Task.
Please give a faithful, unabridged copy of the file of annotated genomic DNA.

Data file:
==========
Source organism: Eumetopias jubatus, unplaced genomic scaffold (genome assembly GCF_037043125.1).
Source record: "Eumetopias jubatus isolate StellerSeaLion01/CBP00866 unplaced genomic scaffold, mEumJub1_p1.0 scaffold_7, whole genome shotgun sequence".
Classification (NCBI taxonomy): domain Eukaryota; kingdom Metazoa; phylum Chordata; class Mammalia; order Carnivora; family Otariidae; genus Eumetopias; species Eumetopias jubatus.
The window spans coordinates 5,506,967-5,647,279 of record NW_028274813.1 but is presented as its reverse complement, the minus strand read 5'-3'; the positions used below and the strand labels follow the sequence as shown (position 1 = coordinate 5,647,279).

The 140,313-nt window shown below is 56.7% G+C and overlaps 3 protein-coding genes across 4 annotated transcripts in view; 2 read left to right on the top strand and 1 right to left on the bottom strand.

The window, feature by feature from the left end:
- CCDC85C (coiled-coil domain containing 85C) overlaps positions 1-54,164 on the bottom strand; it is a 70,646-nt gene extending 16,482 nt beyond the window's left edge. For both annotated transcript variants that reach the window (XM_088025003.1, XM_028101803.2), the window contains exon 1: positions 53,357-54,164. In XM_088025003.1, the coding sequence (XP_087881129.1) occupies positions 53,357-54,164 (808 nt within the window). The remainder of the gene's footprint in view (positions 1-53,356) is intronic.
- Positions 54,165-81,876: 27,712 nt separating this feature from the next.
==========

Source organism: Eumetopias jubatus, unplaced genomic scaffold (genome assembly GCF_037043125.1).
Source record: "Eumetopias jubatus isolate StellerSeaLion01/CBP00866 unplaced genomic scaffold, mEumJub1_p1.0 scaffold_7, whole genome shotgun sequence".
Classification (NCBI taxonomy): domain Eukaryota; kingdom Metazoa; phylum Chordata; class Mammalia; order Carnivora; family Otariidae; genus Eumetopias; species Eumetopias jubatus.
The window spans coordinates 5,506,967-5,647,279 of record NW_028274813.1 but is presented as its reverse complement, the minus strand read 5'-3'; the positions used below and the strand labels follow the sequence as shown (position 1 = coordinate 5,647,279).

The 140,313-nt window shown below is 56.7% G+C and overlaps 3 protein-coding genes across 4 annotated transcripts in view; 2 read left to right on the top strand and 1 right to left on the bottom strand.

The window, feature by feature from the left end:
- CCDC85C (coiled-coil domain containing 85C) overlaps positions 1-54,164 on the bottom strand; it is a 70,646-nt gene extending 16,482 nt beyond the window's left edge. For both annotated transcript variants that reach the window (XM_088025003.1, XM_028101803.2), the window contains exon 1: positions 53,357-54,164. In XM_088025003.1, the coding sequence (XP_087881129.1) occupies positions 53,357-54,164 (808 nt within the window). The remainder of the gene's footprint in view (positions 1-53,356) is intronic.
- Positions 54,165-81,876: 27,712 nt separating this feature from the next.